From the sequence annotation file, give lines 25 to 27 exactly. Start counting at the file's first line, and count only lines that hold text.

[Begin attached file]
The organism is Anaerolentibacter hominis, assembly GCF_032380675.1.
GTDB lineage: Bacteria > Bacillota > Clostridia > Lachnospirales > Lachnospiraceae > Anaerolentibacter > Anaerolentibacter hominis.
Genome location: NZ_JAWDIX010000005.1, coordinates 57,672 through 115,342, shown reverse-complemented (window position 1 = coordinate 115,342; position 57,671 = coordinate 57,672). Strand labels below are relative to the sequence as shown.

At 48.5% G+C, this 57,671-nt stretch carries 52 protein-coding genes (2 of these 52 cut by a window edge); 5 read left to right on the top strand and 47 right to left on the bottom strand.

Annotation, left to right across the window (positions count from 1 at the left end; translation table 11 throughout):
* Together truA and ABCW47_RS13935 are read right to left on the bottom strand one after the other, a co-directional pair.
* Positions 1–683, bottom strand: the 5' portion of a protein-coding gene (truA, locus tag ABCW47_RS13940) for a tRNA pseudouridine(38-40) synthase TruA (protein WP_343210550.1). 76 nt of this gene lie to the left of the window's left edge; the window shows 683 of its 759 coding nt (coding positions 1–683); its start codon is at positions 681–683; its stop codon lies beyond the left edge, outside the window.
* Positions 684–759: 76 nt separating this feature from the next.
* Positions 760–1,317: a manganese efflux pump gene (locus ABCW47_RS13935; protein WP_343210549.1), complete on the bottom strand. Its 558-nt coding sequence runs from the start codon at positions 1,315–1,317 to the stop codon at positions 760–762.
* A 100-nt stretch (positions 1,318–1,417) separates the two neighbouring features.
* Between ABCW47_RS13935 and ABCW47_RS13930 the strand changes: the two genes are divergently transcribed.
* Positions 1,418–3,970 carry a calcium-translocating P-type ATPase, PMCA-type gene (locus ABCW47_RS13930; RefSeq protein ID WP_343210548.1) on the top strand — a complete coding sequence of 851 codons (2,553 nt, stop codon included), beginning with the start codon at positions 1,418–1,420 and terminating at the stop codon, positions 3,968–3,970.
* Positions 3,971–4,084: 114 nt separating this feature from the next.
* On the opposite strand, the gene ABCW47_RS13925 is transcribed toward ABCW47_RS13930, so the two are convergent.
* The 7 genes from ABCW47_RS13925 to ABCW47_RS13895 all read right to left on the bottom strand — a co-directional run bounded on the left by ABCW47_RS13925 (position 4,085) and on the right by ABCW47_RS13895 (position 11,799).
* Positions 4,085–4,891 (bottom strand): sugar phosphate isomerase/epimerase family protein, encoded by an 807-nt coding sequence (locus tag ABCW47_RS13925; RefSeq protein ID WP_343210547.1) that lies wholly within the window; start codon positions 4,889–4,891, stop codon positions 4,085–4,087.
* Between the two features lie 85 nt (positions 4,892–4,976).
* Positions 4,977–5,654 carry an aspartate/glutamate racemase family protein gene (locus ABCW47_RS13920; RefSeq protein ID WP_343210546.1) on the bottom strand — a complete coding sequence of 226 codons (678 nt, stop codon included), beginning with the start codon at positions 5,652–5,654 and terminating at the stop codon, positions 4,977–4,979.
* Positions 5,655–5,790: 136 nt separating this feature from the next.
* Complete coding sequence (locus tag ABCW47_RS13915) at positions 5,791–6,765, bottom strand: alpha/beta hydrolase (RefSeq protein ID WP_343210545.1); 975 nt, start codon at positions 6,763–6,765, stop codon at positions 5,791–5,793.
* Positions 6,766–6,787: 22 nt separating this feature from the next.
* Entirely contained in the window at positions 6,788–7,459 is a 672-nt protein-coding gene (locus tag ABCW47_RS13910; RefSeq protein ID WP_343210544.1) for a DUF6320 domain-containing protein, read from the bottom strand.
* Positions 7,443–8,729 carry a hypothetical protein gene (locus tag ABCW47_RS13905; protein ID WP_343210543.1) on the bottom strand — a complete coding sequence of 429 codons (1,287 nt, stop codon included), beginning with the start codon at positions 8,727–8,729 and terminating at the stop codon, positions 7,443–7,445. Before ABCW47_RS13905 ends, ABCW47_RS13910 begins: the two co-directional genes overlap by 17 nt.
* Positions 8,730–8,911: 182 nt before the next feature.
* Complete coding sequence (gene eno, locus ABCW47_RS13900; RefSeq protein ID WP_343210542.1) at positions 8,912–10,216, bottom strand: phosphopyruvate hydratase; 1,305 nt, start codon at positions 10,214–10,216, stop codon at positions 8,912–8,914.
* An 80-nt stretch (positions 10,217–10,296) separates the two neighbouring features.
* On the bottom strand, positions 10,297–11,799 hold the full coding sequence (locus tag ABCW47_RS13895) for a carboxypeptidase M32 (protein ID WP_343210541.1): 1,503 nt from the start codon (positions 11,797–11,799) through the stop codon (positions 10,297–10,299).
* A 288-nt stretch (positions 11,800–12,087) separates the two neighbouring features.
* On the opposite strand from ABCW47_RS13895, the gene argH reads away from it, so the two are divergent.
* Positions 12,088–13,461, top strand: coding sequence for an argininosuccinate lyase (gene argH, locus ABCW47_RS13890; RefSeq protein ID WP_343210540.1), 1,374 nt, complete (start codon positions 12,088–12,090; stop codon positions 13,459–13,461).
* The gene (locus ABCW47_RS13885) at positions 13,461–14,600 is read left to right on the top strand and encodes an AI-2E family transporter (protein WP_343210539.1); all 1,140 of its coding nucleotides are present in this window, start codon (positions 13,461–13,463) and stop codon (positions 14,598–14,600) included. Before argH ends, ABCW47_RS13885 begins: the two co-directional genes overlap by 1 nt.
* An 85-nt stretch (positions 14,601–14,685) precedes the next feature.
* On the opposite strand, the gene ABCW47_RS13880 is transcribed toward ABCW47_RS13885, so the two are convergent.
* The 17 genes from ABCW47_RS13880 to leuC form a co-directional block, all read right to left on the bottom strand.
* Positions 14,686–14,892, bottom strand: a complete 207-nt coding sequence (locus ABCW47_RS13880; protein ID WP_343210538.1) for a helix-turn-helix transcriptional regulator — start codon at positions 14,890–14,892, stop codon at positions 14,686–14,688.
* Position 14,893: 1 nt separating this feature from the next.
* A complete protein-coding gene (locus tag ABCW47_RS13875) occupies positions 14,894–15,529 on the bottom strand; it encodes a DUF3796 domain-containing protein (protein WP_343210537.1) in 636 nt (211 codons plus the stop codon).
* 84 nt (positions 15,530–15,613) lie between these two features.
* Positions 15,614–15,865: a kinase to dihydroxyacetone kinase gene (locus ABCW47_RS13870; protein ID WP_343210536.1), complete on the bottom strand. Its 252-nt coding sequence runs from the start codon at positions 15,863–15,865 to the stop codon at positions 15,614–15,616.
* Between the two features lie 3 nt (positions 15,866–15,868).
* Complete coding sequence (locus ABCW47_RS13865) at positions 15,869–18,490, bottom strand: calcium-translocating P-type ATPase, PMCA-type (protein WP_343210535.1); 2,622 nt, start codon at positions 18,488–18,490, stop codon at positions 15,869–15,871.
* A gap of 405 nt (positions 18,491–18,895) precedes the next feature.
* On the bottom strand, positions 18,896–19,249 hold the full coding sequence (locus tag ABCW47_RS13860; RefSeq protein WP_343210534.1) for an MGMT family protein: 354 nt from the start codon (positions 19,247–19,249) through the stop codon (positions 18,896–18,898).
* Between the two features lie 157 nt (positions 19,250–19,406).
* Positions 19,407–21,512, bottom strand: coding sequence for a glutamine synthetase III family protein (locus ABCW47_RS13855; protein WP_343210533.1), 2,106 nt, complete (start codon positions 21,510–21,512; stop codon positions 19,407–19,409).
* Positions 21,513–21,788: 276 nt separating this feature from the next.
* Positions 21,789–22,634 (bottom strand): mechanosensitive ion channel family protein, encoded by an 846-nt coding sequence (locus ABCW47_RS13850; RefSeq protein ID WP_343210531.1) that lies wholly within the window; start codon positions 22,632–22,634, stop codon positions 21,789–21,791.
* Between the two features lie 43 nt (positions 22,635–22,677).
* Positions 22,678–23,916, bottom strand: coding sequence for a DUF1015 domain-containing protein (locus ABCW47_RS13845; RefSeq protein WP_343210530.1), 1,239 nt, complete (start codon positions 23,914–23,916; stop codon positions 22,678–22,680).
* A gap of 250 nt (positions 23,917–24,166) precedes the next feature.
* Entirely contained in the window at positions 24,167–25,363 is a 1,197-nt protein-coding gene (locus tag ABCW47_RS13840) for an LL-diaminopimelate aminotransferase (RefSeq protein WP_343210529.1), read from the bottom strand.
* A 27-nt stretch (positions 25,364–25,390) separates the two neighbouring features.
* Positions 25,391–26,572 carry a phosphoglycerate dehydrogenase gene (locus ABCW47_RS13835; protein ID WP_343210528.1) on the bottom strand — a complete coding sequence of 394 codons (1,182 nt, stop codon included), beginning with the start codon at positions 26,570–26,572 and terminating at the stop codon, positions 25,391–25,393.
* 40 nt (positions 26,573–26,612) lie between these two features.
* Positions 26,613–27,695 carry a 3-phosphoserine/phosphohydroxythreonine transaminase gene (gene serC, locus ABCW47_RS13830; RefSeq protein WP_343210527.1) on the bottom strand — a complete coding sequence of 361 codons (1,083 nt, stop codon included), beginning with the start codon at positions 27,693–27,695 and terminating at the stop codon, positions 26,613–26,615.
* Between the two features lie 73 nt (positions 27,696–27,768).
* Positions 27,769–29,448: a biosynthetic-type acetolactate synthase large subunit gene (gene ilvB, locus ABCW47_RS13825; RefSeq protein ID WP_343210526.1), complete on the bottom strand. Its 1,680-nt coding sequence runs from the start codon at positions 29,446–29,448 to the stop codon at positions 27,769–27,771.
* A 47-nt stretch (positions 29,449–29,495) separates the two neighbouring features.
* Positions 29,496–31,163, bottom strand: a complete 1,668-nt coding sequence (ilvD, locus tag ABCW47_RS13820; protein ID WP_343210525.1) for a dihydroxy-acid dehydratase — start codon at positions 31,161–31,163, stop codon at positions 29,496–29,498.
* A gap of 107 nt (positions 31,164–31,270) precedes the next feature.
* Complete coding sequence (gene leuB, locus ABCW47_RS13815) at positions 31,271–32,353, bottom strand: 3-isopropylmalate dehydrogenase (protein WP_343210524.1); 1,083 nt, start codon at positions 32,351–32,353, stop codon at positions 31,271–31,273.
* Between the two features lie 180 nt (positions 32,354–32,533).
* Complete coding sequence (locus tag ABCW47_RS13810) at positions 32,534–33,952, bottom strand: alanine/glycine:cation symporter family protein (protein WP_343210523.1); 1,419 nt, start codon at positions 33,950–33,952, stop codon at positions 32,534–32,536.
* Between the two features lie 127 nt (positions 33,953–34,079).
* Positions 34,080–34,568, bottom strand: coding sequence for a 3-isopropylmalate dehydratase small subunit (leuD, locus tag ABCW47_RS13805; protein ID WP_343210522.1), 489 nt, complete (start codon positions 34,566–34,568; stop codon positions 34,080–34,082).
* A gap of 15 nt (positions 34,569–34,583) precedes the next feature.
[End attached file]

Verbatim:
* Complete coding sequence (gene eno, locus ABCW47_RS13900; RefSeq protein ID WP_343210542.1) at positions 8,912–10,216, bottom strand: phosphopyruvate hydratase; 1,305 nt, start codon at positions 10,214–10,216, stop codon at positions 8,912–8,914.
* An 80-nt stretch (positions 10,217–10,296) separates the two neighbouring features.
* On the bottom strand, positions 10,297–11,799 hold the full coding sequence (locus tag ABCW47_RS13895) for a carboxypeptidase M32 (protein ID WP_343210541.1): 1,503 nt from the start codon (positions 11,797–11,799) through the stop codon (positions 10,297–10,299).